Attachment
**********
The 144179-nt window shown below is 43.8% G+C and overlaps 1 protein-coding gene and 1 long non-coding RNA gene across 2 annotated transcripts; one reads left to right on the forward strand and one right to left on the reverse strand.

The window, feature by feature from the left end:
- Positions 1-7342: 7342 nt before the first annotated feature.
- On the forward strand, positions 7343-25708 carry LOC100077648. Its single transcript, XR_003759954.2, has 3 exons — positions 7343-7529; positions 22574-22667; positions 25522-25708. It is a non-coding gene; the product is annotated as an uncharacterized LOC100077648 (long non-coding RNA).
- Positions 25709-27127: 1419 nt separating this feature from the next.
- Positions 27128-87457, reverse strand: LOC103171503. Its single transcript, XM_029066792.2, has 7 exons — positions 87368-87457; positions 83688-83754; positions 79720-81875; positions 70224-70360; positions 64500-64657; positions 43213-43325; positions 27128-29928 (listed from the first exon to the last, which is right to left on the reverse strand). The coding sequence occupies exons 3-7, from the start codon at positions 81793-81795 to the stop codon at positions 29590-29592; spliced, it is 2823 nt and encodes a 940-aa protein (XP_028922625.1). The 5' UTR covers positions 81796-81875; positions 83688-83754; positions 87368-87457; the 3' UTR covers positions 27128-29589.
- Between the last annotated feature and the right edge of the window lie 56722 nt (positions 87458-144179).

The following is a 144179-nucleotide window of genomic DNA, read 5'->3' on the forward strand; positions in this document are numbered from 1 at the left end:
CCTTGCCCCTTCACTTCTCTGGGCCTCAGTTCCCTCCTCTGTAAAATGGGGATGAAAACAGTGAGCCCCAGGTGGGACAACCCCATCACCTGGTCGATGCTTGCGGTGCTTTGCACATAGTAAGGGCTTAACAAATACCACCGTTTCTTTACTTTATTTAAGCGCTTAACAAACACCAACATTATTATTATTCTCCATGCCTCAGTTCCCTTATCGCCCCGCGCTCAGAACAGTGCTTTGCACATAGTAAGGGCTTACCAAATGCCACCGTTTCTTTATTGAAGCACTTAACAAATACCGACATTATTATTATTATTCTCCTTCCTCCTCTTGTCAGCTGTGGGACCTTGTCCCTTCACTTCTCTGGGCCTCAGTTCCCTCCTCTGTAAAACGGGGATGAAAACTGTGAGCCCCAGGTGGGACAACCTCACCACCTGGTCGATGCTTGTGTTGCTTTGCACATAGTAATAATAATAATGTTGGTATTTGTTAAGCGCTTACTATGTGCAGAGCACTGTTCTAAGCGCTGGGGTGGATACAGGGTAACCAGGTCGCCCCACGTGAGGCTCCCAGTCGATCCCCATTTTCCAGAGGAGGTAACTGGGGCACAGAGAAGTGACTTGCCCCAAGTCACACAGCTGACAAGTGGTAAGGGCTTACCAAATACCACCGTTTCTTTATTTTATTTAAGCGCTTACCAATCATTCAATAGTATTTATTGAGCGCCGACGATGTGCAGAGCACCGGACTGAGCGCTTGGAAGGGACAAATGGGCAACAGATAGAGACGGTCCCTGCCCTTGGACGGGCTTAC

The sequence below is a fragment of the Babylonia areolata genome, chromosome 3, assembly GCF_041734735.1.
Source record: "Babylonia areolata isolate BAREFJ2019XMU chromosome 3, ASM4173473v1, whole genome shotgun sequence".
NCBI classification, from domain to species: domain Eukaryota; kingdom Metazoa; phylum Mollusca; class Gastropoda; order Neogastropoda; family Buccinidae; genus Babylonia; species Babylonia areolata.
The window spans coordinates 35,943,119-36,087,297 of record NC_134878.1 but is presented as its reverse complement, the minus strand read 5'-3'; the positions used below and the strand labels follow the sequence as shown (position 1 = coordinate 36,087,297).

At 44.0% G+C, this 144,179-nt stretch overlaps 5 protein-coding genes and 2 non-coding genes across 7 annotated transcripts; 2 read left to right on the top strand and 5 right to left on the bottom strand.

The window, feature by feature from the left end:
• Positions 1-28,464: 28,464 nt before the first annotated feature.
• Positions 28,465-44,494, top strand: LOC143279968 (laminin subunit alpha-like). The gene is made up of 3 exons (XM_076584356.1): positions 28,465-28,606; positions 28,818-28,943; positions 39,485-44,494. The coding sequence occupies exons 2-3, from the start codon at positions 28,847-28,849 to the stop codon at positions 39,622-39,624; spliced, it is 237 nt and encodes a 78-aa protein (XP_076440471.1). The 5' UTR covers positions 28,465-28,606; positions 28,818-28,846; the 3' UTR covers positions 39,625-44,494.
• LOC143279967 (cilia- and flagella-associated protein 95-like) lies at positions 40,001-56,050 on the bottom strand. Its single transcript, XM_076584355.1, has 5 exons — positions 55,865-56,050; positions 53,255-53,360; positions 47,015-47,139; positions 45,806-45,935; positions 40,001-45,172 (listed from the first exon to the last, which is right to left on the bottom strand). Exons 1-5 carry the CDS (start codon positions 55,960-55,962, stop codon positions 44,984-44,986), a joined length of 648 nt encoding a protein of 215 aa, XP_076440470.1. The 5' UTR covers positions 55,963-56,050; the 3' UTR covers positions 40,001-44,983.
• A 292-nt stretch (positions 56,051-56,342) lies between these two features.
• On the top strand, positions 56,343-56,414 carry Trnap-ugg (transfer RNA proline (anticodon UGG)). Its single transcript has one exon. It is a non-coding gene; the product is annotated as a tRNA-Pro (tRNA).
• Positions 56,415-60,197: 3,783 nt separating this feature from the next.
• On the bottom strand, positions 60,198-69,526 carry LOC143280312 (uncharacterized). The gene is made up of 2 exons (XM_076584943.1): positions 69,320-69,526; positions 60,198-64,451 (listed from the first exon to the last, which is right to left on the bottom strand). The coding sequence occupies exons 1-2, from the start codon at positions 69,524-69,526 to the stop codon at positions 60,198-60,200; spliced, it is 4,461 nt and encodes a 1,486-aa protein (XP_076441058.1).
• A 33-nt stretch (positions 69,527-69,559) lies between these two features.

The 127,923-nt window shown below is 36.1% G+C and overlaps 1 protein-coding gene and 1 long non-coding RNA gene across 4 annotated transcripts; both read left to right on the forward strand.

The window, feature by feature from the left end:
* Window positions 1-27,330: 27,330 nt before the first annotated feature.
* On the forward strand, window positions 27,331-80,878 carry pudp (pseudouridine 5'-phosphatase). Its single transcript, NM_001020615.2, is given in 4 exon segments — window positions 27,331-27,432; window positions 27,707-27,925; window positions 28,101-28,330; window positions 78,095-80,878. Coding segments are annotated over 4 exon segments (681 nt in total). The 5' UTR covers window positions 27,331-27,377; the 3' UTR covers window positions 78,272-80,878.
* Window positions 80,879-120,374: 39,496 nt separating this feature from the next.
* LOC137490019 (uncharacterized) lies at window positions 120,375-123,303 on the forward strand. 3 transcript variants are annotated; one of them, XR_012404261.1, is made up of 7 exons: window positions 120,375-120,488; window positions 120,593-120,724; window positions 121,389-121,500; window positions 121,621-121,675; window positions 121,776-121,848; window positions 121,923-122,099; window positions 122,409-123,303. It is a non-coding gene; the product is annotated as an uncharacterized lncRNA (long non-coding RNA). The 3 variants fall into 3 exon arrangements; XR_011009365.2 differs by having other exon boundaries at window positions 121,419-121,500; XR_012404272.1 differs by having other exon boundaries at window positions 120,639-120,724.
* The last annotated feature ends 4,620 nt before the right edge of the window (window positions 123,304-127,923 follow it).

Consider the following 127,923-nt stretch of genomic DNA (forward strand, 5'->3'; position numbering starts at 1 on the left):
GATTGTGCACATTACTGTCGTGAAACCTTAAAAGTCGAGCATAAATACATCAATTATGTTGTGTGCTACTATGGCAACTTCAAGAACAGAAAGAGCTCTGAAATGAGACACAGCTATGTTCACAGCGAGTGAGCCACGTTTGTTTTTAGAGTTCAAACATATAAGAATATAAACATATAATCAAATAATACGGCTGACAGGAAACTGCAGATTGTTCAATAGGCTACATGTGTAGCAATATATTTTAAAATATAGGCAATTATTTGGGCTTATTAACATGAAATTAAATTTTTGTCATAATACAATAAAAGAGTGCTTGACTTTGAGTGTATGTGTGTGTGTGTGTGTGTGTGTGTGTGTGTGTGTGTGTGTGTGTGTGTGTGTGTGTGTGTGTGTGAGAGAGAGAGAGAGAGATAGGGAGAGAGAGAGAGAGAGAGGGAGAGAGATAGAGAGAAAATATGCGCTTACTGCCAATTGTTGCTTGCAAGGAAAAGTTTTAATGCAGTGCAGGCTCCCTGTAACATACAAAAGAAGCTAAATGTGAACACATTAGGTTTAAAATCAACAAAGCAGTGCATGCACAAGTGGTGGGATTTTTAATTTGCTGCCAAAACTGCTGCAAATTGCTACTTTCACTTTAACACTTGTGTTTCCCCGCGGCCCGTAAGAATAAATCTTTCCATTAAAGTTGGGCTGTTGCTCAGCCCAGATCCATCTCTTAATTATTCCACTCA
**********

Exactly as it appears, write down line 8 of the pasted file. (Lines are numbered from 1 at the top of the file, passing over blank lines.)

The following is a 144179-nucleotide window of genomic DNA, read 5'->3' on the forward strand; positions in this document are numbered from 1 at the left end: